Secrecy and Safety
AbstractWe employ a simple two-period model to show that the use of confidential settlement as a strategy for a firm facing tort litigation leads to lower average product safety than that which would be produced if a firm were committed to openness. Moreover, confidentiality can even lead to declining average product safety over time. We also show that a rational risk-neutral consumerÂ’s response to a market environment, wherein a firm engages in confidential settlement agreements, may be to reduce demand. We discuss how firm profitability is influenced by the decision to have open or confidential settlements; all else equal, a firm following a policy of openness will pay higher equilibrium wages and incur higher training costs, though product demand will not be diminished (as it may be for a firm employing confidentiality). Further, we characterize the choice of regime, providing conditions such that, if the cost of credible auditing (to verify openness) is low enough, a firm will choose to pay for auditing and eschew confidentiality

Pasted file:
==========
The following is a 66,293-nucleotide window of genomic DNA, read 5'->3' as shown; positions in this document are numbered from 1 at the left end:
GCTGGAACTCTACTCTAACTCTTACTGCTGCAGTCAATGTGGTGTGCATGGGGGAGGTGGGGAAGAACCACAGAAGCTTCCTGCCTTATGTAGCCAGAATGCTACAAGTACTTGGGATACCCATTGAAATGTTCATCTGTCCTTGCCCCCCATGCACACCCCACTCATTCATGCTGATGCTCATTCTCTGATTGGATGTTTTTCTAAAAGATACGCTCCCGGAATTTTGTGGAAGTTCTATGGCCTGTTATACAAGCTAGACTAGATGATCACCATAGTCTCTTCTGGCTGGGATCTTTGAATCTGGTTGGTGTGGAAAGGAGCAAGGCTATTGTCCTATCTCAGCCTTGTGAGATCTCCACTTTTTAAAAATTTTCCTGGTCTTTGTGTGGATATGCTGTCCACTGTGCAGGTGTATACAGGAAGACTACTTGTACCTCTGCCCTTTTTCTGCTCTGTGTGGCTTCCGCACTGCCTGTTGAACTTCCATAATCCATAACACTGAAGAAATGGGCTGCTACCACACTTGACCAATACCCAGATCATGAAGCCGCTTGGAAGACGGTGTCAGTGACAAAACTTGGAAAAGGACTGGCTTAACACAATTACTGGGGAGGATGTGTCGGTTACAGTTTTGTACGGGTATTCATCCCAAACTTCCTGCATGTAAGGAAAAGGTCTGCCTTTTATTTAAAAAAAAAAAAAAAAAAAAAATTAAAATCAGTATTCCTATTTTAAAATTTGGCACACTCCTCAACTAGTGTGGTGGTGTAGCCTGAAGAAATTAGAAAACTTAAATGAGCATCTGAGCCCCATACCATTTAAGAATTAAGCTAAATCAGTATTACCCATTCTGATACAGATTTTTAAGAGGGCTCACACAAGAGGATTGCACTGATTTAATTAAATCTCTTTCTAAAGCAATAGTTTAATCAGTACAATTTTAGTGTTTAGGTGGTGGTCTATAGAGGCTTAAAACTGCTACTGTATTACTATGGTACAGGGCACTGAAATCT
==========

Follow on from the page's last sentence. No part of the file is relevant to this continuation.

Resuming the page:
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Bibliographic InfoPaper provided by Econometric Society in its series Econometric Society 2004 North American Summer Meetings with number 53.
Date of creation: 11 Aug 2004
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product saftey; confidential settlement;
Other versions of this item:
- Andrew F. Daughety & Jennifer F. Reinganum, 2003. "Secrecy and Safety," Vanderbilt University Department of Economics Working Papers 0317, Vanderbilt University Department of Economics, revised Sep 2003.
- Andrew Daughety & Jennifer Reinganum, . "Secrecy and Safety," American Law & Economics Association Annual Meetings 1039, American Law & Economics Association.
- K0 - Law and Economics - - General
- L1 - Industrial Organization - - Market Structure, Firm Strategy, and Market Performance
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